What to do in Albert C. Lord State Forest

The Albert C. Lord State Forest is used primarily as a source of sawtimber and remains an excellent example for timberland management. Hiking, cross-country skiing and hunting are permitted within the Forest.

The Albert C. Lord State Forest is located in The Heart of Vermont Travel Region and is used primarily as a sawtimber source. It remains an excellent example for timberland management. Very limited recreational opportunities are available on the 64 acres. However, nearby year-round opportunities abound.

Hunting and hiking are the primary recreations enjoyed at the State Forest. Cross-country skiing is enjoyed in winter. Numerous other public lands are located nearby offering camping, hiking, hunting, fishing, beautiful scenery and more. One such location is Ascutney State Park that lies several miles east and known for its hang gliding opportunities. Its trademark is the beautiful view of Mt. Ascutney, one of Vermont's more impressive summits. Another nearby destination is Wilgus State Park located on the state lines of Vermont and New Hampshire. This park rests on the Connecticut River making it popular with canoeists, campers and anglers. Located several miles north of Albert C. Lord State Forest is the Knapp Brook Ponds area. It offers two separate bodies of fishing water with trailerable launch sites. Anglers may expect to harvest brook trout and rainbow trout. Located south of the State Forest off SR 106 is Stoughton Pond. It encompasses 65 acres and houses populations of largemouth bass, yellow perch and rainbow trout. Also, a moment away is the Ascutney Mountain Resort, located in Brownsville. This is a private ski resort offering a vertical drop of over 1,500 feet, 31 trails of varying difficulty, snowboard area, ski lessons and more.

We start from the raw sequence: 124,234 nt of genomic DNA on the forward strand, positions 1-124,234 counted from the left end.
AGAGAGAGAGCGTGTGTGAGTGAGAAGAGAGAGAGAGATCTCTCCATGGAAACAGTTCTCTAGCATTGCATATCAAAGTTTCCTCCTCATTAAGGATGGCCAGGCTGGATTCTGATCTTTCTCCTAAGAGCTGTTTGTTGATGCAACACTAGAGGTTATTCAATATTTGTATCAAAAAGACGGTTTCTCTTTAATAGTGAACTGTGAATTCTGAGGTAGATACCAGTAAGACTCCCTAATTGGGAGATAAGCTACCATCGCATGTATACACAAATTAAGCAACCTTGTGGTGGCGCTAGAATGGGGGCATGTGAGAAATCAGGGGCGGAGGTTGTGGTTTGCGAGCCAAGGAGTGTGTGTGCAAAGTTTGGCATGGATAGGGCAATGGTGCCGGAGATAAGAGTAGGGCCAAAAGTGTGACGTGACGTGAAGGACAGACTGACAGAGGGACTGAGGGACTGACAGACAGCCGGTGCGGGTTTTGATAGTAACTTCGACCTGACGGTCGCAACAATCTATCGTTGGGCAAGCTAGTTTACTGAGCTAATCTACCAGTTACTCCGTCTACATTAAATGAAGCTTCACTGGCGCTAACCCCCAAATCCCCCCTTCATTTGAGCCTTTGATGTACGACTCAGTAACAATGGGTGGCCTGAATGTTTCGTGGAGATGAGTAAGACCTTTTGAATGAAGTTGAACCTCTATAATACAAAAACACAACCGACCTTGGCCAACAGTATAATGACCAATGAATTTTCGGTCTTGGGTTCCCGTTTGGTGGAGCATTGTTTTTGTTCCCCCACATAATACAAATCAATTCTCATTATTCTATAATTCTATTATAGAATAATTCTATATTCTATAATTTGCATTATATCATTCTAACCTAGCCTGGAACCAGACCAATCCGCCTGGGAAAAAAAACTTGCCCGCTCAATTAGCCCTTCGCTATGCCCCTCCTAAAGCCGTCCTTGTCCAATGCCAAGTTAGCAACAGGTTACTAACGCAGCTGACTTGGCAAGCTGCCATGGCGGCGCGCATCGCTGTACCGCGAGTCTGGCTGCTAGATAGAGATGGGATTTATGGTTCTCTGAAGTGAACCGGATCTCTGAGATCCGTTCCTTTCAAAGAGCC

Albert C. Lord State Forest is located southwest of Windsor. Take SR 131 to SR 106 north. Left on Greenbush Road then north on Tarbell Hill Road.

Winter daytime temperatures average between 16 and 18 degrees Fahrenheit (between -9 and -8 Celsius). Summer daytime temperatures average between 68 and 70 degrees Fahrenheit (20 and 21 Celsius). Much of the state's precipitation is the result of snow, particularly throughout the mountains. The Heart of Vermont Travel Region has diverse precipitation totals ranging from 40 to 44 inches (102 and 112 centimeters) in the center area of the region decreasing to less than 36 inches (91 centimeters) along the state lines of New York and New Hampshire.

103 South Main Street
Waterbury, VT 05671-0601

Phone: 802-241-3670

Fax: 802-244-1481

Email: parks@fpr.anr.state.vt.us
  • Albert C. Lord State Forest Travel Q&A